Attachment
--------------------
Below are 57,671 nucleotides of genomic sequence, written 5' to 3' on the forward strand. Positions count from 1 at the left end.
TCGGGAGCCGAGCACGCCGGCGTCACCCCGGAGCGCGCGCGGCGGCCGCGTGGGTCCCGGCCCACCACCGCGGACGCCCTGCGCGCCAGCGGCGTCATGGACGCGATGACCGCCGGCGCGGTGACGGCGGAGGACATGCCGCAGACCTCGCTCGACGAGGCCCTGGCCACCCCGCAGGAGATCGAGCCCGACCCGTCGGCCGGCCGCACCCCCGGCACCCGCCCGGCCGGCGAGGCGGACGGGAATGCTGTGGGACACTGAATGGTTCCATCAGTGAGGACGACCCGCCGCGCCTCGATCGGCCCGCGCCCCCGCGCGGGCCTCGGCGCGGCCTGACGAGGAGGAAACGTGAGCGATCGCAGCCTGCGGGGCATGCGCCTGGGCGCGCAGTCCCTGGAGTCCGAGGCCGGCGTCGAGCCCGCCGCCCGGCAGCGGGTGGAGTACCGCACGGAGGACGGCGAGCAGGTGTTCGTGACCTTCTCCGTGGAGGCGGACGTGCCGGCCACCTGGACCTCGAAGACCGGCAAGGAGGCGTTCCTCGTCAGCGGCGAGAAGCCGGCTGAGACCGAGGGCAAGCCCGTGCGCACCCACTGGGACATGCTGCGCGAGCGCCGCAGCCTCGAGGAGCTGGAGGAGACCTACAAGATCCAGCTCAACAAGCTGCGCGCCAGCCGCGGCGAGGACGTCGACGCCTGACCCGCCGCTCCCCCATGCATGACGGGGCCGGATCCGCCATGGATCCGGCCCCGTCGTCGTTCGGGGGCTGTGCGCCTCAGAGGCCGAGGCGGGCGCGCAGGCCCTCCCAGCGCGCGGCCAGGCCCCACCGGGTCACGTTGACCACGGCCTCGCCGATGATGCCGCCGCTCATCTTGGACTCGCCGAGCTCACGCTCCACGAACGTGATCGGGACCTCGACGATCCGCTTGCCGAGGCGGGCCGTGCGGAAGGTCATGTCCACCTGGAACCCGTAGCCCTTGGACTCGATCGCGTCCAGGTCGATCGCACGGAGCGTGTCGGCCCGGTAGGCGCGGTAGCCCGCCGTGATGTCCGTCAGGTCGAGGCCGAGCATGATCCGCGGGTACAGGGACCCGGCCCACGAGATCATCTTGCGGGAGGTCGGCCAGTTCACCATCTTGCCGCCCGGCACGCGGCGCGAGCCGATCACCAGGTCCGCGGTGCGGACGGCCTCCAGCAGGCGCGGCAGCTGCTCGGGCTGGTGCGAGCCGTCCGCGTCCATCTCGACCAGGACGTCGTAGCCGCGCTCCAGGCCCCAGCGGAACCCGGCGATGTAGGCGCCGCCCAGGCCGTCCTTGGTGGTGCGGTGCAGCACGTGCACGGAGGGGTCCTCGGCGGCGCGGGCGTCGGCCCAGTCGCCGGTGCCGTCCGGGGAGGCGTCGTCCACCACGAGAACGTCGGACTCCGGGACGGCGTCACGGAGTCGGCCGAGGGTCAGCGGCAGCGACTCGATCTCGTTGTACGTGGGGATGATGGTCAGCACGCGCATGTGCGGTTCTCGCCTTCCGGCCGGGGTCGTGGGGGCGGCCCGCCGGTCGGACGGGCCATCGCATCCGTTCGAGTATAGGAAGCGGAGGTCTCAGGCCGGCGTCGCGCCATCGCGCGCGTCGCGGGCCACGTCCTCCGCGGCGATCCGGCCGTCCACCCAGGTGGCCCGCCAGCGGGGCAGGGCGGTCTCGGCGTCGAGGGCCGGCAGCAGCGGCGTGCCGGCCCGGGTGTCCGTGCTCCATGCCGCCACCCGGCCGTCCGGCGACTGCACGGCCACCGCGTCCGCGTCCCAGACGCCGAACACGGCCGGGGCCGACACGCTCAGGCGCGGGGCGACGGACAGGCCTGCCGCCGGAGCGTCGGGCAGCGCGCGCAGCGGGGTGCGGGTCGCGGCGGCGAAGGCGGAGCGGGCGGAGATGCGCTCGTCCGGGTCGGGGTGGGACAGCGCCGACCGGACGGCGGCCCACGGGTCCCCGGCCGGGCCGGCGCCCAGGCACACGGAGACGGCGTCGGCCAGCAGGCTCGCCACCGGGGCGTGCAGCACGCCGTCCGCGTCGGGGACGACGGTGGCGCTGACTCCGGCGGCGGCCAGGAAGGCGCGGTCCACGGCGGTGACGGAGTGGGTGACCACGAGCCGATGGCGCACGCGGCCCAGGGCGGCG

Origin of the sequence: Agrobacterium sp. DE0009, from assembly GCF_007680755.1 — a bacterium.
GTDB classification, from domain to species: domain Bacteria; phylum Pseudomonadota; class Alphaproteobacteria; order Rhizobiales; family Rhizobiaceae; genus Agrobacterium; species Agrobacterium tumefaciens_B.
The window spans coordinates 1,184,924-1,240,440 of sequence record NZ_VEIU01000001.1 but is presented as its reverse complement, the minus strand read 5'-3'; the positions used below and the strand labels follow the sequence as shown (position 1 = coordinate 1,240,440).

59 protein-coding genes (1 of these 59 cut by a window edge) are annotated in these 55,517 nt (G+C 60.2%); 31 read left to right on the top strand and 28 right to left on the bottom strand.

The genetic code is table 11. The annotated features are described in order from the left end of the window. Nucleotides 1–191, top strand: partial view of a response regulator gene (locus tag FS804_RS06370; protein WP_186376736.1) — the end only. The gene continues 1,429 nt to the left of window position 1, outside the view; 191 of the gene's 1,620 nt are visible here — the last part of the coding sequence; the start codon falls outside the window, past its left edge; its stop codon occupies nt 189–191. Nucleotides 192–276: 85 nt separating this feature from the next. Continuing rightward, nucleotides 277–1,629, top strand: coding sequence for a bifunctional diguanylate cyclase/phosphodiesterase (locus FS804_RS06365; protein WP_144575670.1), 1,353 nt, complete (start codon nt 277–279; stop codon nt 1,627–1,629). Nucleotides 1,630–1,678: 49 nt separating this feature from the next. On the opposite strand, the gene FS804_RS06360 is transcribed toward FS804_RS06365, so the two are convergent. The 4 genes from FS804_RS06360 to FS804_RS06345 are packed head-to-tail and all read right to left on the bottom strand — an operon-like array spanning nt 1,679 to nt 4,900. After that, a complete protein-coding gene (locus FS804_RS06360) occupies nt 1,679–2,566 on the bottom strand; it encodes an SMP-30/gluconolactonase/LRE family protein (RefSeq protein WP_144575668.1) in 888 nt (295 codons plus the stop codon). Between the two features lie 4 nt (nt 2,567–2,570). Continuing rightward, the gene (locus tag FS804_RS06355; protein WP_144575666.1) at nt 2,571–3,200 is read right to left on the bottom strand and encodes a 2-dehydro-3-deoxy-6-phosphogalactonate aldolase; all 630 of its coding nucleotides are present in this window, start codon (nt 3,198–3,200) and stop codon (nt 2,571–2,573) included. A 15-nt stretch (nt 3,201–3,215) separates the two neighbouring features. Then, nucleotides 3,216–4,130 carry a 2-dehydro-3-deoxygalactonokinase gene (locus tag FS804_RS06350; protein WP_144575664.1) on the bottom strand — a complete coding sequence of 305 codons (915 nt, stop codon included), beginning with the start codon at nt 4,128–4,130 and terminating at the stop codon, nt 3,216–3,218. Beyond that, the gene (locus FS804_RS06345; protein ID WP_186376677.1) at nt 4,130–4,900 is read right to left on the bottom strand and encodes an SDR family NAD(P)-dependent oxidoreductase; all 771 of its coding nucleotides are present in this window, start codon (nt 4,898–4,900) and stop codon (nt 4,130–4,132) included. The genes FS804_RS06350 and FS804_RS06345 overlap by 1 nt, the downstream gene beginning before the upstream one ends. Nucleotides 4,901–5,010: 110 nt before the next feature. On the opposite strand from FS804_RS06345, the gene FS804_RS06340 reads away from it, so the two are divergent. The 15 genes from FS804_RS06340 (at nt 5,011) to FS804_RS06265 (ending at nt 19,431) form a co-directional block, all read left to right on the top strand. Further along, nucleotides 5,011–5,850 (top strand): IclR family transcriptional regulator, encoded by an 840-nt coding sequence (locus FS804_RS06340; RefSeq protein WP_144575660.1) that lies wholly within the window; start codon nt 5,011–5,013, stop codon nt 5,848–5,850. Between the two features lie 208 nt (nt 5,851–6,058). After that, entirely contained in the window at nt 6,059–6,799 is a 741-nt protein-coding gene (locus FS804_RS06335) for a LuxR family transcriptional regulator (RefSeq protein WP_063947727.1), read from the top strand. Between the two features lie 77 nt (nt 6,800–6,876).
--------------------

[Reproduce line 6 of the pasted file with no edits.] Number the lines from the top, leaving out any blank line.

59 protein-coding genes (1 of these 59 cut by a window edge) are annotated in these 55,517 nt (G+C 60.2%); 31 read left to right on the top strand and 28 right to left on the bottom strand.